Nashville, Chattanooga & St. Louis Railway aka NC&StL, NC&Stl.L, ncstl,  




Growing up on the ole' NC&St.L Railway

Over my life I have lived in six towns in two states and of those six places, I have never lived in a single town, hamlet, or city that was not served by the NC. I see some irony in this fact; the NC&St.L certainly has a vast and firm intertwining with my soul!

I was born in a small clinic on the town square of McKenzie TN. Less than one hundred yards from the point of my birth ran the right-of-way of the railroad.

About two years later, we moved from McKenzie to Harding Ky. and again a short distance from our house was the trackage of the NC. I can't say I consciously remember the steam engines that by this time must have had only months of service left before they would be replaces by their new younger brothers, the diesels. There must have still been a few steam engines still trudging the old P & M branch near my home, but I was too young to remember. I have always hated the fact that because the NC. was one of the first railroads in the nation to completely dieselize, I cannot remember seeing steam engines in every day service. [On Sunday January 4th, 1953 a steam engine pulling a passenger train on the Bruceton-Union City branch chugged into Union City. This train was the last run of a scheduled steam engine on the entire system and the last run of a passenger train on that branch]

The wanderlust of my father then transferred us to Memphis. Though my father did not work for the NC., he did work for a railroad. I remember going to his workplace with my mother. My father was a freight car painter for the Illinois Central RR.

Next we moved to Dresden Tn., again an NC&St.L Ry. town. Soon, to my great joy I was now living less than 75 yards from the depot and all the fun that can be had at a place like that. Mr. Sam A. Buts was the stationmaster at the Dresden depot. I can only imagine the hours I must have spent in that old train station talking with Mr. Butts. What patients he must have had in answering over and over the endless stream of question I surely fired at him. I remember him showing me every part of the old station. He showed me how the telegraph worked and how the "order hoop" was used to pass up the train orders to a train crew as it sped by. Mr. Butts even allowed me to stand on his desk and pull the handled cables that controlled the semaphore signal adjacent to the station.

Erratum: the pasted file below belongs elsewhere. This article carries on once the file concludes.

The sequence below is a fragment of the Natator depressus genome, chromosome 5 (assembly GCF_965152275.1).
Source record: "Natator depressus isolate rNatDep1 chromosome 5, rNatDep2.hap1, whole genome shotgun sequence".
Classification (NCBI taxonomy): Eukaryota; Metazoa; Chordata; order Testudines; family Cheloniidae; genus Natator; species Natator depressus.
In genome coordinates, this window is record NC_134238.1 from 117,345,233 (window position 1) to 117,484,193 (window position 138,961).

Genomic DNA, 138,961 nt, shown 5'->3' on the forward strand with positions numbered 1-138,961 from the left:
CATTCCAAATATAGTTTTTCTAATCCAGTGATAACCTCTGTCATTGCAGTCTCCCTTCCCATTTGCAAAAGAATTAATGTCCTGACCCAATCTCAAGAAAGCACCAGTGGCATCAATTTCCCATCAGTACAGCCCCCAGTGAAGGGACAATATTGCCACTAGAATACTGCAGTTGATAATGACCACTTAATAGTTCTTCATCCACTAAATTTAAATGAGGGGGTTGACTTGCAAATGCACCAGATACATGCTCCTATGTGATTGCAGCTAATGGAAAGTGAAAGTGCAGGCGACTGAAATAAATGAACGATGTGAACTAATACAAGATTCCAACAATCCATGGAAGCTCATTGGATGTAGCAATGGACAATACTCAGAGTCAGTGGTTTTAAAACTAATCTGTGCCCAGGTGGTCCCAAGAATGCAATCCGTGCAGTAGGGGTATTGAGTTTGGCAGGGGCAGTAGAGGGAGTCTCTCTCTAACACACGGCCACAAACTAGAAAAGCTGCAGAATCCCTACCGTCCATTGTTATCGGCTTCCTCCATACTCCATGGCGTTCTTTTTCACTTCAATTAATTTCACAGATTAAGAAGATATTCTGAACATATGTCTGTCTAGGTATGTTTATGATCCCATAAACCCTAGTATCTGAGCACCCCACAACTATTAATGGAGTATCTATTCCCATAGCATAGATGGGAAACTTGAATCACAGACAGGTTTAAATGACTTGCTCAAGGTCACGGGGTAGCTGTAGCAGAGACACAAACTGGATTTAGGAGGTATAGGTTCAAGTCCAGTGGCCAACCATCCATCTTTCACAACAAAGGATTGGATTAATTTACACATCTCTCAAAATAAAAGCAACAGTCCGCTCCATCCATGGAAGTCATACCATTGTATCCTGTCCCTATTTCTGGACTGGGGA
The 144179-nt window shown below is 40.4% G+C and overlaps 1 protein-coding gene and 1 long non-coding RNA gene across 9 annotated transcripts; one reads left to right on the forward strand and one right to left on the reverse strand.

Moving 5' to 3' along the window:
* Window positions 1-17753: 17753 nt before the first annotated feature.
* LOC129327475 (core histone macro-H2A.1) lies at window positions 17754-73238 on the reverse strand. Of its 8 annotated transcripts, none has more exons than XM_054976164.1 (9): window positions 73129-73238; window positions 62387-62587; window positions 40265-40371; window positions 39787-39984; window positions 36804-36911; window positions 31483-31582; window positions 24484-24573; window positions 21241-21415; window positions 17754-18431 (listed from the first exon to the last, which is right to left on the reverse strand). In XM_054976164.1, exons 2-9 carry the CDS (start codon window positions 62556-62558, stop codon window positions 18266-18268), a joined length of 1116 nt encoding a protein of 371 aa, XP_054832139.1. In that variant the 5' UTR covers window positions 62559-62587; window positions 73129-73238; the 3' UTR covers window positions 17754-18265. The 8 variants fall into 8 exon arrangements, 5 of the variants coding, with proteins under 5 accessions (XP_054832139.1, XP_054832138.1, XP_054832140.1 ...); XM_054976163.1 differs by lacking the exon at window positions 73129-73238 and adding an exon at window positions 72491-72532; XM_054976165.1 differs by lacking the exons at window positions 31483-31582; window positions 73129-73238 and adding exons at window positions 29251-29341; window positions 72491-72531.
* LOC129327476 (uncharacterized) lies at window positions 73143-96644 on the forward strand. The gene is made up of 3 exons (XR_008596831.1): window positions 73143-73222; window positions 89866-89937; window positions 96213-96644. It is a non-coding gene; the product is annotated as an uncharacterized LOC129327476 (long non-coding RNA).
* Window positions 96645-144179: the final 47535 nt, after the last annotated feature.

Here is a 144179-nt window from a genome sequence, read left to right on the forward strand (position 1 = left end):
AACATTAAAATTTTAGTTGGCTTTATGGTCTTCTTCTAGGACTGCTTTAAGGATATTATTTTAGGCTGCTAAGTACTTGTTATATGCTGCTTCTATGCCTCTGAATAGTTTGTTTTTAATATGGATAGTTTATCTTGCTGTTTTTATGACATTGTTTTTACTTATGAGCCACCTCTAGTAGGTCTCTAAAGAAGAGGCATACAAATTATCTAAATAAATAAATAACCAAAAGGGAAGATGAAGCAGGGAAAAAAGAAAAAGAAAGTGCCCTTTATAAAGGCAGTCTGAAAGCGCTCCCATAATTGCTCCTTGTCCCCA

Dresden was a farming community in the late 1950's. Two of the primary farming commodities for Dresden and Weakley Co.TN. were potatoes and cotton and those were two of the items that never seemed to be in short supply around the depot of my youth. I remember the cotton gin that sat about 1/8 mile north of the depot and directly next to the tracks. Since there was not a rail spur to the gin, all the large cotton bales had to be wrapped at the mill and then transported to the depot platform for loading into boxcars. I spent many hours romping and jumping on top of those mammoth steel banded bundles of cotton.

Directly across the tracks from the depot was a cinder block building that was used as a sweet potato storage building. My grandfather at one time worked in that building sorting potatoes for shipment by truck and rail. These too were brought across the tracks to the depot for shipment by railcar.

In my minds eye, I can still see shirtless men working late into the night loading both potatoes and 500 pound cotton bales onto yellow striped, Dixieland boxes.